These days Dontrelle is still having much the same effect. Since breaking in with the Marlins, the 6'4" lefty has been compared to such past pitching greats as Vida Blue and not just because of his Rockette-high leg kick and funky windup. "I can't be compared. I haven't earned the right," Willis demurs. "But I'm trying." The 21-year-old's sparkling 9-1 first-half record earned him a trip to the All-Star game. (As of press time, he's 11-3.) And his ebullient personality is proving equally winning. This is, after all, a kid who still bunks with a teammate and his wife, calls his mom almost every day and wears her name inside his cap. "There's a charm about him, that joy of being there," says FOX baseball analyst Tim McCarver. "He has all the makings of a star."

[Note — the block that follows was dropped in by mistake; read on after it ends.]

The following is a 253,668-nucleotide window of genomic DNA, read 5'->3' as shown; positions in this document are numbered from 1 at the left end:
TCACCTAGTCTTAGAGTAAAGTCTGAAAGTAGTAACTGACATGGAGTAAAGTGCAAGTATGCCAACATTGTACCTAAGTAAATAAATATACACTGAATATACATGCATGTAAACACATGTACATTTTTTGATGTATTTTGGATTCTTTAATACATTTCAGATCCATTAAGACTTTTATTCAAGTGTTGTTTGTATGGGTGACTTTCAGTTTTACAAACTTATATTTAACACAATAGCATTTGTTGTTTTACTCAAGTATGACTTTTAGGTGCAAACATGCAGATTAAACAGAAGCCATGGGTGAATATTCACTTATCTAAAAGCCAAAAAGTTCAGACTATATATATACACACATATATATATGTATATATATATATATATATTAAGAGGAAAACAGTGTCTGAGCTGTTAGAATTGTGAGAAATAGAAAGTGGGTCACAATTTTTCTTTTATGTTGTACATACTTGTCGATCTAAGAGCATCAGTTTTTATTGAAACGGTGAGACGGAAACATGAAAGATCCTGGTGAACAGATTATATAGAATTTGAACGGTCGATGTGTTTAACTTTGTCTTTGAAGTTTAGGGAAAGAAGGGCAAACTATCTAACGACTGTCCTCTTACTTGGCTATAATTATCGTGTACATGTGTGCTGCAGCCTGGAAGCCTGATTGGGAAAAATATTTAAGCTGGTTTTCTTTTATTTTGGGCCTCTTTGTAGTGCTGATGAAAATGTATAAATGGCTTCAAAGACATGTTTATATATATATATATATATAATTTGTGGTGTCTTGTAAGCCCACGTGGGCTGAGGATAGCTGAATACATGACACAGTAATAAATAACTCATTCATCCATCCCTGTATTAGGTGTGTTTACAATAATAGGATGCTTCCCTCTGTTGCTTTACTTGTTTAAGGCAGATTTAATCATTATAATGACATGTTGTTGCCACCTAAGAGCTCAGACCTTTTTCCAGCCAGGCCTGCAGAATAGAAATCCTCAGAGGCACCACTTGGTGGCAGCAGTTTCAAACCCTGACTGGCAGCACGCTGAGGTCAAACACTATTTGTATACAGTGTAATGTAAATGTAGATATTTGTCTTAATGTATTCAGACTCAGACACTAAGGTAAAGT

If rookie sensation Dontrelle Willis is looking to credit anyone for his baseball career, he might start with Mom. Even in utero the Florida Marlins pitcher was absorbing the game—thanks to his mother, Joyce Harris, a softball catcher (and ironworker) who was still playing when she was seven months pregnant. A few years later Harris, who raised Dontrelle in Alameda, Calif., began teaching him pitching. He proved so precocious that during one fourth-grade game, "the umpire jumped back," recalls pal Mazonie Franklin, "and said, 'Oh my God, a curveball!'" Most kids don't throw a curve until their teens.